Search This Blog

Tuesday, January 5, 2010

The Age of Unreal TV


The year gone past will be remembered for the efflorescence of reality television in India. Welcome to our nation of voyeurs, exhibitionists and drama queens



Now that 2009 is history, we can look back and marvel at how it was the year when reality TV took over our lives… Indeed, in the case of some worthies like Tiger Woods whose carefully created persona unraveled in the unrelenting glare of television cameras and pursuing paparazzi, it was the year when their lives became a wildly careening reality TV show scripted by a lunatic on ah, Ambien. 

Woods did not welcome the attention but he is, like last year’s major celebrity freak death Micheal Jackson, a rare creature who’s flowered in the hothouse of the genuinely accomplished. The truly talented hardly ever want to participate in the voyeurism of the genre simply because they don’t need to. Witness the carefully orchestrated outings of a Shahrukh Khan or an Aamir that coincide only with fresh film releases. 

Given the magical Indian ability to immediately recognize that indefinable something called star quality and our touching reverence for it no one will ever know if the marriages of these actors are at a Woodsian breaking point. And if truth be told, we don’t much care. They’ve achieved the level of demi god in the Hindi film firmament and no mere sexual indiscretions can make them tumble.

Those heights are what the rest of B-grade humankind with its meager gifts aspires to. It’s what the pumped-full-of-plastic Sherlyn Chopra and muttering-into-cameras Vindu of Bigg Boss Season 3 crave. It’s what that woman on Pichle Janam Ki Raaz who was ‘revealed’ to have died in the plane crash that also killed scientist Homi Bhabha wanted. It’s what the hormonal youngsters on Splitsvilla fantasise about and it’s what the babes on Akshay Kumar’s Khatron ke Khiladi Season 2 jumped off buildings for.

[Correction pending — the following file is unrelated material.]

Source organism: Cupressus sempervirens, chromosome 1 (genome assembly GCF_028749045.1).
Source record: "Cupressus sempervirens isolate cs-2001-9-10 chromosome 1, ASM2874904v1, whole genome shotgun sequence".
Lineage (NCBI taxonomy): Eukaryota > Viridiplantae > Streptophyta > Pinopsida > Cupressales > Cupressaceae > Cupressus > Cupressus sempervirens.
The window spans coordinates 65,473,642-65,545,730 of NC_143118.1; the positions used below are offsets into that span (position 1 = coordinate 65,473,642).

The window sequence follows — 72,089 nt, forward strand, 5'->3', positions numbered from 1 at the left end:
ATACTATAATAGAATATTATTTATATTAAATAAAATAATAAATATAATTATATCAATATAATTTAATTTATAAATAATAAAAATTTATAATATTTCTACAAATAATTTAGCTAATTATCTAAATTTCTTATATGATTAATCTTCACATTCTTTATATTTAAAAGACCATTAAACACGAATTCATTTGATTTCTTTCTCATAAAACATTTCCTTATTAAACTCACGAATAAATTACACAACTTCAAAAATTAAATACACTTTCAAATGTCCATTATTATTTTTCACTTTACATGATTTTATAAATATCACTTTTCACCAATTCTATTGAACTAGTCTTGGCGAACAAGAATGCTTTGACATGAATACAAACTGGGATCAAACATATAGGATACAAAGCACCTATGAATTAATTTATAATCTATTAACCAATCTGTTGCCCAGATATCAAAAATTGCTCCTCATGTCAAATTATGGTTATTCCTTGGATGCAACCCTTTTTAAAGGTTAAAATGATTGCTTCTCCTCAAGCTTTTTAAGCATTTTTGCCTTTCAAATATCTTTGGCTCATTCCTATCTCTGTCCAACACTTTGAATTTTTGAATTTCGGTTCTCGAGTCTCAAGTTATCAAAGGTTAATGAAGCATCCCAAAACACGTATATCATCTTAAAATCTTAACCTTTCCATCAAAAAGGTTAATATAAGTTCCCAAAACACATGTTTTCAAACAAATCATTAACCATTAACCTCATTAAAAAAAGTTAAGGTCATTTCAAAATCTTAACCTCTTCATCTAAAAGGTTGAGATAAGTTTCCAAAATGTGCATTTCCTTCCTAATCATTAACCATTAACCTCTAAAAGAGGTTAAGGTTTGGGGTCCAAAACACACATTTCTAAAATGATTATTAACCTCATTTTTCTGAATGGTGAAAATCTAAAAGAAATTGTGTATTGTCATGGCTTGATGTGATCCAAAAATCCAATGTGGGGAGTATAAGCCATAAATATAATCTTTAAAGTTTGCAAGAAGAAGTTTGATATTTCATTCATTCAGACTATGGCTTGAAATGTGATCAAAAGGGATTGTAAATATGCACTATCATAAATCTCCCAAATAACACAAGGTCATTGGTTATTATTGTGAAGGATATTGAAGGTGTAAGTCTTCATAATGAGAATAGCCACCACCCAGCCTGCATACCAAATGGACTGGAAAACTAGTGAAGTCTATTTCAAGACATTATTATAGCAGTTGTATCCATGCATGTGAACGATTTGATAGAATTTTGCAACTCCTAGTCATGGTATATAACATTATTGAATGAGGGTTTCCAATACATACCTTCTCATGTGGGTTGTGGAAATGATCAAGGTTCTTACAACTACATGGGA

It’s definitely what Rakhi Sawant desperately wanted too. Unlike the other wannabes, though, Sawant made it. She’s living proof that reality TV can transform your life, that it can transport you from your squalid origins and get you that coveted prize, your very own television show. The real success of Rakhi Ka Swayamvar lay in how it showed the young women of this essentially conservative country that it’s possible to fake things, even love with someone as impossibly named as Elesh Parujanwala, and still emerge a winner. And no, the sky won’t fall on you, your name will not be mud and the khap panchayat will not gun you down – well, at least not for your transgressions in tellyland.  

Really, until the dawn of the age of reality television there was no hope. Most people lived in obscurity luxuriating in the occasional attention of friends who ‘like’ their status updates on social networking sites. Their fantasies playing out in the dark theatres of the mind were never projected onto the shared mindspace of our culture. Reality TV has changed all that. It’s given everyone a chance to get their clich├ęd 15 minutes of fame, which can then be stretched out endlessly if they are lucky. Like old Bollywood once did, it’s recreated a common language for the great Indian urbanite that cuts across class, caste and religion. The family in the slum and the one in the well appointed haveli both cannot get enough of twisted television reality. 

What does that say about us as a nation? That, despite protestations about our moral superiority, we’re as scandal seeking as the man in Noo Yawk salivating over the curvy skeletons tumbling out of Tiger Woods’ closet. Back in the pre-reality TV era this realization would have occasioned much soul searching and chest beating. Now all it makes you do is reach for the remote. There are episodes of Splitsvilla 3 you absolutely cannot miss. 



The print version of this blogpost appeared (with a minor difference - Bigg Boss is mentioned instead of Splitsvilla 3 in the last sentence) in the January 2010 issue of Marie Claire, India